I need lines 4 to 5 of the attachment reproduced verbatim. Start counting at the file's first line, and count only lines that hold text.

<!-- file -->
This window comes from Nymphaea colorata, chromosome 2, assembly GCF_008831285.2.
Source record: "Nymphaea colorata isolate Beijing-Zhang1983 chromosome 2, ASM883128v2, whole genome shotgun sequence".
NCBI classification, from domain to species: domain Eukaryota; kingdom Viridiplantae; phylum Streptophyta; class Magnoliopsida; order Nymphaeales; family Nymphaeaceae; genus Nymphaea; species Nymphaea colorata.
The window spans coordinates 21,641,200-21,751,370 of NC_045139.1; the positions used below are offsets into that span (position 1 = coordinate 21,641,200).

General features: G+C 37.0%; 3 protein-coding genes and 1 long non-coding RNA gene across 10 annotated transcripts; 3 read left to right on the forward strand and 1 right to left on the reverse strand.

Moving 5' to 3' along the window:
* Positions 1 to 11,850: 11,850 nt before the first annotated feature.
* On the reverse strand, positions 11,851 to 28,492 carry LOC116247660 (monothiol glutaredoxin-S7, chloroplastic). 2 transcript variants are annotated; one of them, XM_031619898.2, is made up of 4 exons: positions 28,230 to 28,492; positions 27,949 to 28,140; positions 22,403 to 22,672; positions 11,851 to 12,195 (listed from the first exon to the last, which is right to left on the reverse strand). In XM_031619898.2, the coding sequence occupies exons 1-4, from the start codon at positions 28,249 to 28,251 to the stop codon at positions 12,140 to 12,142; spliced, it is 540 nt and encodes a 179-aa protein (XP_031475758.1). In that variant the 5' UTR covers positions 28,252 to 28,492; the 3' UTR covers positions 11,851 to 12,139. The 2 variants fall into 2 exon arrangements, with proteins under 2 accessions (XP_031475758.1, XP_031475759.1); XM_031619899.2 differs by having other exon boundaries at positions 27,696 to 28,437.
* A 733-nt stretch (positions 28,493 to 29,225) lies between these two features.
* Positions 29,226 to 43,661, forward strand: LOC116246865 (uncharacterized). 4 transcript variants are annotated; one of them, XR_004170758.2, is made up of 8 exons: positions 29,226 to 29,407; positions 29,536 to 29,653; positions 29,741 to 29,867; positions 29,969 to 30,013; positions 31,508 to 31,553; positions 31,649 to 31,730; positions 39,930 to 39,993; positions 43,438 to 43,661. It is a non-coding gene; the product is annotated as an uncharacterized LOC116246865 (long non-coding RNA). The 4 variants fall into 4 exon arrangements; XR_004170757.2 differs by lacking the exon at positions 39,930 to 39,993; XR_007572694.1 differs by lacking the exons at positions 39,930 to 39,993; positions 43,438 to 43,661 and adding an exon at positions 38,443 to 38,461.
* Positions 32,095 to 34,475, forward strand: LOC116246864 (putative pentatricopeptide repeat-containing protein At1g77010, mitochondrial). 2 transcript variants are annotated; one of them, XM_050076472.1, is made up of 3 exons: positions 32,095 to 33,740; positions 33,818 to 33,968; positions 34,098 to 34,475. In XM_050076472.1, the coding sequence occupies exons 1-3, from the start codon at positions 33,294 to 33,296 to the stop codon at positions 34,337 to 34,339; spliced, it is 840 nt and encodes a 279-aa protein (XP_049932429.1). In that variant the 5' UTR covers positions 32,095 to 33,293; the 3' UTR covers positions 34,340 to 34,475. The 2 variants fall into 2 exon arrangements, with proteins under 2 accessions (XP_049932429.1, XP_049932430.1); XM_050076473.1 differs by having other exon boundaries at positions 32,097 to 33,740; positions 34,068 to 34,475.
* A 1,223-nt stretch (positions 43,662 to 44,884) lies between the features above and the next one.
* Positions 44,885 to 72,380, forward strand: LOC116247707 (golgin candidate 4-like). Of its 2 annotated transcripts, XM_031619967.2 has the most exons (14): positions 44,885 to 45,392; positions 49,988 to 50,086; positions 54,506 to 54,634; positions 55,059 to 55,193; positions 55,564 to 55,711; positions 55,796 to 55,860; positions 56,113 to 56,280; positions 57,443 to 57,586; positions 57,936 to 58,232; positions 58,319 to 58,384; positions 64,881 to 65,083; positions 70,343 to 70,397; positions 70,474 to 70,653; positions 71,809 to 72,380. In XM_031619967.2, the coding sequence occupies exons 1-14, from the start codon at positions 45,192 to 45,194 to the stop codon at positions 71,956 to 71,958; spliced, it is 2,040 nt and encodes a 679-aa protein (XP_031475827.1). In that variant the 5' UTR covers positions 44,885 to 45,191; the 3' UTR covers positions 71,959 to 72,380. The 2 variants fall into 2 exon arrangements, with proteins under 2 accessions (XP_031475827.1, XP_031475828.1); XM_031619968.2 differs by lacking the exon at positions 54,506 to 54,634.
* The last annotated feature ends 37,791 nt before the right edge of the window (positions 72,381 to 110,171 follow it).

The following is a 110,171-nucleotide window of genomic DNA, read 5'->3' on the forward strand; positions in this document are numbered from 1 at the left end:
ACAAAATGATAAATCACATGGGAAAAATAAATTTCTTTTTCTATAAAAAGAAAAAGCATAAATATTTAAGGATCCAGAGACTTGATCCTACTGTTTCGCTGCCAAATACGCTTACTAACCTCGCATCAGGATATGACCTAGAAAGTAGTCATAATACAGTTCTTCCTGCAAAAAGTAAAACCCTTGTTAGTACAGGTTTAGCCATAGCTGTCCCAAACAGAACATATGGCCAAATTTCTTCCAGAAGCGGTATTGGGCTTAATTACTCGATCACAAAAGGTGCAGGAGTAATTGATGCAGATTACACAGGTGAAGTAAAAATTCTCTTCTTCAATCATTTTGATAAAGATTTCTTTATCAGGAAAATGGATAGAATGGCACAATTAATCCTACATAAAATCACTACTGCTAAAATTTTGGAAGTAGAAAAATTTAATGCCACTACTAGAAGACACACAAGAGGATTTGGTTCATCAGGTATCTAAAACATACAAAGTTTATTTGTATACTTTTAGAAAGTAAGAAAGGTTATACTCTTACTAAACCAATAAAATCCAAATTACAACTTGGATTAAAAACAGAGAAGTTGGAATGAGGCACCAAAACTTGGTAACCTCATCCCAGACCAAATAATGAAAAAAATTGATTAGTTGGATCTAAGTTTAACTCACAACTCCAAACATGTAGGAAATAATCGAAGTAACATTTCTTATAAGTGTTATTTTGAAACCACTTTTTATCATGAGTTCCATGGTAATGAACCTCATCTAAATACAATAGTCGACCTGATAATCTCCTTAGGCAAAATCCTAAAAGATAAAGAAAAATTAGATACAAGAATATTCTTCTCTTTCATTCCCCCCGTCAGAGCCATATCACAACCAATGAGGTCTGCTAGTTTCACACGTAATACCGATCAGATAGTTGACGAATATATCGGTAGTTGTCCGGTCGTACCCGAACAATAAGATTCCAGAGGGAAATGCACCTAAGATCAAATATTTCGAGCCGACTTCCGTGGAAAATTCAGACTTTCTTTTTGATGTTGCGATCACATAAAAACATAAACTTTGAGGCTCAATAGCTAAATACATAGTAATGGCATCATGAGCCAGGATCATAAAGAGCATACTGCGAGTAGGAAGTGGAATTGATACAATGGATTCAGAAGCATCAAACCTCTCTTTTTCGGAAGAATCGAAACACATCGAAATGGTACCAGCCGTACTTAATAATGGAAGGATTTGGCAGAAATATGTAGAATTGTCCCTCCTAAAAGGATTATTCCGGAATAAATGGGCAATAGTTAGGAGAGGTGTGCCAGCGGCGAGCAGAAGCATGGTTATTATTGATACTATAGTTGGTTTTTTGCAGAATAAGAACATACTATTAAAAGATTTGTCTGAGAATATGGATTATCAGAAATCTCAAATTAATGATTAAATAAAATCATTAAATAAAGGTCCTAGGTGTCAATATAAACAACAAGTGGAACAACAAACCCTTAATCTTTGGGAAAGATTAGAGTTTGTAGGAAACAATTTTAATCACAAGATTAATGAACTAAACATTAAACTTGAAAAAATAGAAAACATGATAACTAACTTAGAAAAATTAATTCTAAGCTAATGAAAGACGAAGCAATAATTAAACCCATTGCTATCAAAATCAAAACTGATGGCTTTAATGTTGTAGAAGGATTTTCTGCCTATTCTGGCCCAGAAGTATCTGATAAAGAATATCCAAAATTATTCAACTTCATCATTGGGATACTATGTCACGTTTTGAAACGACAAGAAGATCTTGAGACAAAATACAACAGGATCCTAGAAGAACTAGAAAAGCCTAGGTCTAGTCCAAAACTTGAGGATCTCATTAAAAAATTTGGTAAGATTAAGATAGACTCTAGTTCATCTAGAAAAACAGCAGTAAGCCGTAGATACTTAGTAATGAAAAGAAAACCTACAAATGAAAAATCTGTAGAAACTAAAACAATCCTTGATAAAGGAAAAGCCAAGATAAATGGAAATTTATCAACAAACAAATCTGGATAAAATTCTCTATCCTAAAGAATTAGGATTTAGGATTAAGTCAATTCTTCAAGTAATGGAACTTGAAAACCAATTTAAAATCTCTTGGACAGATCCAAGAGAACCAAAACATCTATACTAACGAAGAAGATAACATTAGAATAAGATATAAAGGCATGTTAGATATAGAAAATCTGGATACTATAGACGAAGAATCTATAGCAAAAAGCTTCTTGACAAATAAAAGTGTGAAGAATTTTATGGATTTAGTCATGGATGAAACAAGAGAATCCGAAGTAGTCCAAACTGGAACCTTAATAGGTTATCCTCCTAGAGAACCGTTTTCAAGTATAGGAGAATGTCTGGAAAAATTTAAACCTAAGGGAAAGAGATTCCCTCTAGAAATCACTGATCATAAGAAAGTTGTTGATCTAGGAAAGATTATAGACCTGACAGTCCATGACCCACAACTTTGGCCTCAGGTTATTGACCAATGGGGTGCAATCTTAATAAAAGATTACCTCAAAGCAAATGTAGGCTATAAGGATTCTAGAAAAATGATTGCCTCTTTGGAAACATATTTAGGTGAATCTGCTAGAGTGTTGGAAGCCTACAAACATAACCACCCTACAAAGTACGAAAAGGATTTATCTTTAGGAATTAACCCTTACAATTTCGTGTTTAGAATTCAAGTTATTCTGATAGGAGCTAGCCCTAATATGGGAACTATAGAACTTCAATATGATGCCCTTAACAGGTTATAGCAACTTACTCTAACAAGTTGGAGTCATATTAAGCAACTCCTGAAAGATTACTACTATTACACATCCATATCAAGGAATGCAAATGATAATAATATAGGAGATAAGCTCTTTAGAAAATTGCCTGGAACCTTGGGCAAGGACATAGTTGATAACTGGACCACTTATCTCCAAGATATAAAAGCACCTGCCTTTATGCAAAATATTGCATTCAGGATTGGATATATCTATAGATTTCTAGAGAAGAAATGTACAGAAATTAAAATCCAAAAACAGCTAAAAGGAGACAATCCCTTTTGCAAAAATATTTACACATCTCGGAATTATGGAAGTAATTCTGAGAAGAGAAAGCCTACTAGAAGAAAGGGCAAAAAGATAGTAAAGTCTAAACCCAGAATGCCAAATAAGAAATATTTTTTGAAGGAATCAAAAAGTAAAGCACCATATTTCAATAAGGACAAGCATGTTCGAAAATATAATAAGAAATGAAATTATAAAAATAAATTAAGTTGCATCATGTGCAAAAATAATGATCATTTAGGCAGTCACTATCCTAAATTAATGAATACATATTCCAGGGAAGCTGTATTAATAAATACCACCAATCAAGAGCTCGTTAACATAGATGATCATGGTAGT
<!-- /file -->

The window spans coordinates 21,641,200-21,751,370 of NC_045139.1; the positions used below are offsets into that span (position 1 = coordinate 21,641,200).

General features: G+C 37.0%; 3 protein-coding genes and 1 long non-coding RNA gene across 10 annotated transcripts; 3 read left to right on the forward strand and 1 right to left on the reverse strand.